Parental marital discord affects quality of offspring marriages

November 26, 2001

University Park, Pa. -- Parents who are jealous, moody, inclined to fly off the handle, critical and prone to dominate their spouse have a far worse effect on their children's marriage than does parental divorce or poor parent-child relations, according to a Penn State study.

"The dark side of their parents' marriages, not their marital harmony, impacts all aspects of offspring's marriages, including the degree of matrimonial happiness or conflict, thinking about divorce or shared activities such as eating main meals and working on projects around the house," says Dr. Alan Booth, Distinguished Professor of Sociology and Human Development.

"In short, the transmission of marital conflict from one generation to the next results when children learn poor interpersonal behaviors from observing how their parents treat each other," says co-researcher Dr. Paul R. Amato, professor of sociology.

Parental divorce by itself does not substantially mar the matrimonial happiness of children. Neither is the children's marital quality necessarily lessened by poor relationships with their parents during adolescence; psychological distress resulting from parental discord; or deficits in their parents' socio-economic status and their levels of education.

Booth and Amato published their conclusions in the paper, "The Legacy of Parents' Marital Discord: Consequences for Children's Marital Quality," in the October issue of the Journal of Personality and Social Psychology.

Their data were based on a longitudinal study of marital quality begun 21 years ago. Booth and Amato analyzed a sample of 297 parents, comparing the quality of their marriages in 1980 with that of their children in 1997.
-end-


Penn State

Related Marriage Articles from Brightsurf:

Survey reveals popular misconceptions about child marriage
Misconceptions about child marriage (marriage under 18) appear widespread among the American public, potentially hampering efforts to address the practice globally.

Do unmarried women face shortages of partners in the US marriage market?
One explanation for declines in marriage is a shortage of economically-attractive men for unmarried women to marry.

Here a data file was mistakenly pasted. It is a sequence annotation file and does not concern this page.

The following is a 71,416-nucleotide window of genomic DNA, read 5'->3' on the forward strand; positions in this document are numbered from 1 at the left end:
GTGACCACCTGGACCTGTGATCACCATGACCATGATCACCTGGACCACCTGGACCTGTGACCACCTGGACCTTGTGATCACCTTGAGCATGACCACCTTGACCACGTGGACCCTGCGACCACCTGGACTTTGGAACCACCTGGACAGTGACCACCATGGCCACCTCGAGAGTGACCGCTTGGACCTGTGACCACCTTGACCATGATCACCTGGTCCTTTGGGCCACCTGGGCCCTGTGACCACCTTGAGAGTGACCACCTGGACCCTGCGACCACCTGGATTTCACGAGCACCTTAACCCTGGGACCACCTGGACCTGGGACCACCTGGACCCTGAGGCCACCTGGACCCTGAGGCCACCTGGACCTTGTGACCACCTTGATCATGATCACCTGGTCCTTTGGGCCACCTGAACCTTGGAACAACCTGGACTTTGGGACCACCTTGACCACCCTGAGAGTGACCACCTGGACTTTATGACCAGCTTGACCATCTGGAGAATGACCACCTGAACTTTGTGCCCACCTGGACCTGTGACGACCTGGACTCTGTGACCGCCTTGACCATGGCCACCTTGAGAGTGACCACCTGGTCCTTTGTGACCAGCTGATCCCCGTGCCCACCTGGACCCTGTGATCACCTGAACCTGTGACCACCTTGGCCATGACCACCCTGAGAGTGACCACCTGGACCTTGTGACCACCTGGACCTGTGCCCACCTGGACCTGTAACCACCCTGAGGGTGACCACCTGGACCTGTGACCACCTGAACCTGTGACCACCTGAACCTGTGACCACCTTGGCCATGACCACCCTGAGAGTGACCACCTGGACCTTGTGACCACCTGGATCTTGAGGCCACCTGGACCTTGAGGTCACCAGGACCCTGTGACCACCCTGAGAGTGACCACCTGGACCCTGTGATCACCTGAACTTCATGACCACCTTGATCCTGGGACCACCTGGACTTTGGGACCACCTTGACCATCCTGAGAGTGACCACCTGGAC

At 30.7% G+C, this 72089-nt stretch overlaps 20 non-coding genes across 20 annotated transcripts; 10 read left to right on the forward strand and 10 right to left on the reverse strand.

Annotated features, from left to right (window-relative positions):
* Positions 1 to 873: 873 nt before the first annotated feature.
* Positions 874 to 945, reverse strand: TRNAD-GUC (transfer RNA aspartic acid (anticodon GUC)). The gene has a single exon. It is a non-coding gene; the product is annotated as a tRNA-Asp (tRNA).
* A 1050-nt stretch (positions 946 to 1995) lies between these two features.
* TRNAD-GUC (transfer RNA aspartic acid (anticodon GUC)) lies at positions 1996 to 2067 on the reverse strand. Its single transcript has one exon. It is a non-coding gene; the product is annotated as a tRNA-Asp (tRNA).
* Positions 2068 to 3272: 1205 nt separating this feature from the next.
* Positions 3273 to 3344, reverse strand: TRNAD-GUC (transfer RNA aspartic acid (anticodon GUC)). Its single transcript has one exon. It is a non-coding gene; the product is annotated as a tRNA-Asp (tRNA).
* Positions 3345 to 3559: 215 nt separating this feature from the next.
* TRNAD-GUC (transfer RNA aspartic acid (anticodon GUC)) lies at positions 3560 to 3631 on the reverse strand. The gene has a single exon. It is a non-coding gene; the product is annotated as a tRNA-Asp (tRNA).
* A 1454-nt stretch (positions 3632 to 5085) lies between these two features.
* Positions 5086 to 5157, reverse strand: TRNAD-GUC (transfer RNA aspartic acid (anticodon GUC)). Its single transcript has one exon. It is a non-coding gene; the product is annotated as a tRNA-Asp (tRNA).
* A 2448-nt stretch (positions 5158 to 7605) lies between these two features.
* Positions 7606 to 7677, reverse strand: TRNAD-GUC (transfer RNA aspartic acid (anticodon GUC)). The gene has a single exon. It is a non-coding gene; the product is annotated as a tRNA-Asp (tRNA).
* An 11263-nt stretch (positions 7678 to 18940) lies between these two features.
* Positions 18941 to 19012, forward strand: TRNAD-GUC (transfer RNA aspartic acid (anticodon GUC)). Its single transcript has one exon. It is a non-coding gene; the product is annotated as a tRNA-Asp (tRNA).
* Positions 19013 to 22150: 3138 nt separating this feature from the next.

Could marriage stave off dementia?
Dementia and marital status could be linked, according to a new Michigan State University study that found married people are less likely to experience dementia as they age.

Happy in marriage? Genetics may play a role
People fall in love for many reasons -- similar interests, physical attraction, and shared values among them.

Your genes could impact the quality of your marriage
The quality of your marriage could be affected by your genes, according to new research conducted at Binghamton University, State University of New York.

Ideal marriage partners drive Waorani warriors to war
In a new study, a team of researchers examined the social composition of raiding parties and their relationship to marriage alliances in an Amazonian tribal society, the Waorani of Ecuador.

Is student debt keeping Americans away from marriage?
Having a student loan could influence whether America's young adults first union after college is marriage or cohabitation.

Recent trends of marriage in Iran
Data about marriages in Iran points to the declining number of formal (arranged) marriages in recent decades despite strong cultural and religious traditions favoring such marriages.

Marriage name game: What kind of guy would take his wife's last name?
The study looked at whether a man's level of education -- both his own and relative to his wife's -- influences the likelihood that he chooses a nontraditional surname in marriage.

Get a grip: What your hand strength says about your marriage prospects and mortality
Researchers found men with a stronger grip were more likely to be married than men with weaker grips.

Read More: Marriage News and Marriage Current Events
Brightsurf.com is a participant in the Amazon Services LLC Associates Program, an affiliate advertising program designed to provide a means for sites to earn advertising fees by advertising and linking to Amazon.com.